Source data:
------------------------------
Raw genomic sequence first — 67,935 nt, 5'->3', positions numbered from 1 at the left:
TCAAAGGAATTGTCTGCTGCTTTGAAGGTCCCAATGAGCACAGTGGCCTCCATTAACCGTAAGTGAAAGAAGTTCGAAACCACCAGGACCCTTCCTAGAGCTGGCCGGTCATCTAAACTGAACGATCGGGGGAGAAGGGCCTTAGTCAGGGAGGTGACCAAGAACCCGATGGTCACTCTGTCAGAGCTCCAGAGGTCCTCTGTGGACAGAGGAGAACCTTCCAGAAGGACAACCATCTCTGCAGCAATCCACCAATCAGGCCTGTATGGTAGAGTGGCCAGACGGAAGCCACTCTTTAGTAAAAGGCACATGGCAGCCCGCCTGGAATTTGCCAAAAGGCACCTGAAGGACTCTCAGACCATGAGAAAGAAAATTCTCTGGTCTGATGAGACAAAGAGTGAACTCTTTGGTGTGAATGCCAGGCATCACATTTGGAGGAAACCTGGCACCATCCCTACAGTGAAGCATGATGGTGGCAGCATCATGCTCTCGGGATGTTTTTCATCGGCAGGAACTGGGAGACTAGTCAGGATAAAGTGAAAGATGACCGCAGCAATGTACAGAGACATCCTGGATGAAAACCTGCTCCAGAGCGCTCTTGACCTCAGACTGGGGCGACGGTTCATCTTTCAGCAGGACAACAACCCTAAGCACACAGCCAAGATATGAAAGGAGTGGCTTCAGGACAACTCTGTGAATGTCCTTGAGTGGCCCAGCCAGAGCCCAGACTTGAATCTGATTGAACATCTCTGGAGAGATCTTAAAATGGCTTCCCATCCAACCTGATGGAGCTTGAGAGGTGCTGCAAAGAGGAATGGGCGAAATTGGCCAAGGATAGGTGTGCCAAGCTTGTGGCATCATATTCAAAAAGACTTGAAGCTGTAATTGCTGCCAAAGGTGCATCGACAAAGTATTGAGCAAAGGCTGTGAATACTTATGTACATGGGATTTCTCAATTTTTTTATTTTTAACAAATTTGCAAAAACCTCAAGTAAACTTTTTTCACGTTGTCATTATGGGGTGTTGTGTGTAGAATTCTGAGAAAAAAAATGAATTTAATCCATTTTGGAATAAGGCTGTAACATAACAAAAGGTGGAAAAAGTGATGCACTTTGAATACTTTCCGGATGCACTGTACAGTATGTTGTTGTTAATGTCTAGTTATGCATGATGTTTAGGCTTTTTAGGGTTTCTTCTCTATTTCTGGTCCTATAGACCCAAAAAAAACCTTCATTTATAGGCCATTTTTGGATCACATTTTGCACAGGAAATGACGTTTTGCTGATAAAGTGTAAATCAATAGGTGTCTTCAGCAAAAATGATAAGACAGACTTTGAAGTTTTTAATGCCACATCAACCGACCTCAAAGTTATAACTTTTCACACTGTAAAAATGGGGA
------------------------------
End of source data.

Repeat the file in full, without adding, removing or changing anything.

Raw genomic sequence first — 67,935 nt, 5'->3', positions numbered from 1 at the left:
TCAAAGGAATTGTCTGCTGCTTTGAAGGTCCCAATGAGCACAGTGGCCTCCATTAACCGTAAGTGAAAGAAGTTCGAAACCACCAGGACCCTTCCTAGAGCTGGCCGGTCATCTAAACTGAACGATCGGGGGAGAAGGGCCTTAGTCAGGGAGGTGACCAAGAACCCGATGGTCACTCTGTCAGAGCTCCAGAGGTCCTCTGTGGACAGAGGAGAACCTTCCAGAAGGACAACCATCTCTGCAGCAATCCACCAATCAGGCCTGTATGGTAGAGTGGCCAGACGGAAGCCACTCTTTAGTAAAAGGCACATGGCAGCCCGCCTGGAATTTGCCAAAAGGCACCTGAAGGACTCTCAGACCATGAGAAAGAAAATTCTCTGGTCTGATGAGACAAAGAGTGAACTCTTTGGTGTGAATGCCAGGCATCACATTTGGAGGAAACCTGGCACCATCCCTACAGTGAAGCATGATGGTGGCAGCATCATGCTCTCGGGATGTTTTTCATCGGCAGGAACTGGGAGACTAGTCAGGATAAAGTGAAAGATGACCGCAGCAATGTACAGAGACATCCTGGATGAAAACCTGCTCCAGAGCGCTCTTGACCTCAGACTGGGGCGACGGTTCATCTTTCAGCAGGACAACAACCCTAAGCACACAGCCAAGATATGAAAGGAGTGGCTTCAGGACAACTCTGTGAATGTCCTTGAGTGGCCCAGCCAGAGCCCAGACTTGAATCTGATTGAACATCTCTGGAGAGATCTTAAAATGGCTTCCCATCCAACCTGATGGAGCTTGAGAGGTGCTGCAAAGAGGAATGGGCGAAATTGGCCAAGGATAGGTGTGCCAAGCTTGTGGCATCATATTCAAAAAGACTTGAAGCTGTAATTGCTGCCAAAGGTGCATCGACAAAGTATTGAGCAAAGGCTGTGAATACTTATGTACATGGGATTTCTCAATTTTTTTATTTTTAACAAATTTGCAAAAACCTCAAGTAAACTTTTTTCACGTTGTCATTATGGGGTGTTGTGTGTAGAATTCTGAGAAAAAAAATGAATTTAATCCATTTTGGAATAAGGCTGTAACATAACAAAAGGTGGAAAAAGTGATGCACTTTGAATACTTTCCGGATGCACTGTACAGTATGTTGTTGTTAATGTCTAGTTATGCATGATGTTTAGGCTTTTTAGGGTTTCTTCTCTATTTCTGGTCCTATAGACCCAAAAAAAACCTTCATTTATAGGCCATTTTTGGATCACATTTTGCACAGGAAATGACGTTTTGCTGATAAAGTGTAAATCAATAGGTGTCTTCAGCAAAAATGATAAGACAGACTTTGAAGTTTTTAATGCCACATCAACCGACCTCAAAGTTATAACTTTTCACACTGTAAAAATGGGGA